Sad salute to local soldier killed in Iraq
BY SUSAN DEMAR LAFFERTY Sun-Times Media/ firstname.lastname@example.org June 17, 2011 12:14AM
Sharon Olivieri says goodbye to her husband following the service at Abraham Lincoln National Cemetery in Elwood on Thursday. | Scott Olson~Getty Images
Updated: September 29, 2011 12:32AM
Flags waved, tears flowed and hundreds of supporters lined roads from Homer Glen to Elwood on Thursday to pay tribute to U.S. Army Pfc. Michael Olivieri, who was laid to rest at Abraham Lincoln National Cemetery.
The Homer Glen resident, remembered as a “great guy” and respected for his military service by those who came out to pay tribute, was killed in Iraq on June 6 along with four others when militants attacked their base.
At a brief and somber graveside military service, Olivieri’s wife, Sharon; parents Michael and Jody; and three siblings were surrounded by hundreds of mourners as they sat tearfully in white folding chairs in front of a flag-draped casket.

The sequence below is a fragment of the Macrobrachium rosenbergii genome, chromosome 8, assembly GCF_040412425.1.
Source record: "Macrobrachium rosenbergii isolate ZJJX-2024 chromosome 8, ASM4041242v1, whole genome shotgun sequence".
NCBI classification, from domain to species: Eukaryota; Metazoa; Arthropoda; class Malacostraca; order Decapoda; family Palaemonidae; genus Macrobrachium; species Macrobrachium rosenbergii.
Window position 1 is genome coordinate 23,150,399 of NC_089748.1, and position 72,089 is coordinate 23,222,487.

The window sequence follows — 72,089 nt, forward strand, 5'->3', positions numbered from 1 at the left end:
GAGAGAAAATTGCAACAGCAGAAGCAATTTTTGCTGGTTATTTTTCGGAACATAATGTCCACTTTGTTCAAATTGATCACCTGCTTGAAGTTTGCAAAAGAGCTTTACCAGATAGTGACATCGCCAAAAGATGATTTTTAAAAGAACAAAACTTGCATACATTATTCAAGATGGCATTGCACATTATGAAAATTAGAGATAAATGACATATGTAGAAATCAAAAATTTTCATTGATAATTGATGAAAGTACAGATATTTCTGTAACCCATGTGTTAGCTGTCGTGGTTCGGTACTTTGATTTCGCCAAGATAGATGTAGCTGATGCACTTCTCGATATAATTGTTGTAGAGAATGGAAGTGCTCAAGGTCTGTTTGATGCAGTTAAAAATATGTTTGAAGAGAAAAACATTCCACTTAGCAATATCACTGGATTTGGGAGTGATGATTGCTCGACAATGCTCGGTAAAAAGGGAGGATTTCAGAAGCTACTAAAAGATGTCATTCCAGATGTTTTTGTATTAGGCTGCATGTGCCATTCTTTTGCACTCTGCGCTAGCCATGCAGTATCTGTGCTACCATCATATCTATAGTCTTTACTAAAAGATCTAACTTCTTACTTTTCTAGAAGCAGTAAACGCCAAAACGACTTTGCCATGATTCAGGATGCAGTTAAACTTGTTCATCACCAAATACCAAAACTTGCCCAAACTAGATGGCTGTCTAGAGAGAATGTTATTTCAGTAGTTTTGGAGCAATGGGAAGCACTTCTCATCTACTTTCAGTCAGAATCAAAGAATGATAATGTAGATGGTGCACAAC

They held hands tightly as Olivieri was given a 21-gun salute and “Taps” was played. Members of the honor guard then folded the U.S. flag with military precision and slowly saluted before U.S. Army Maj. Gen. Mark McDonald presented flags to Olivieri’s wife and mother.
Mourners filed past the gray casket, and then family members gathered around it for several minutes for a last goodbye.
Sharon Olivieri put her head down on the casket while clutching her husband’s flag. The couple were one week shy of their first wedding anniversary when the 26-year-old Olivieri was killed.
“He made our niece the happiest we have ever seen her. They were a beautiful couple,” said Sharon’s aunt, Donna Beckman.
Before the procession left the Modell Funeral Home in Homer Glen, John Fuentes and Martin Skolarus stood across the street with a handmade banner that read: “Thank you Homer hero Pfc Michael Olivieri.”
“I didn’t know Mike,” Fuentes said, “but I like heroes. We decided to come and respect a hero.”
It was one of many such signs on that street supporting the hometown hero, including one that read: “Mikey — He lives in the hearts he leaves behind.”
Contributing: Amy Lee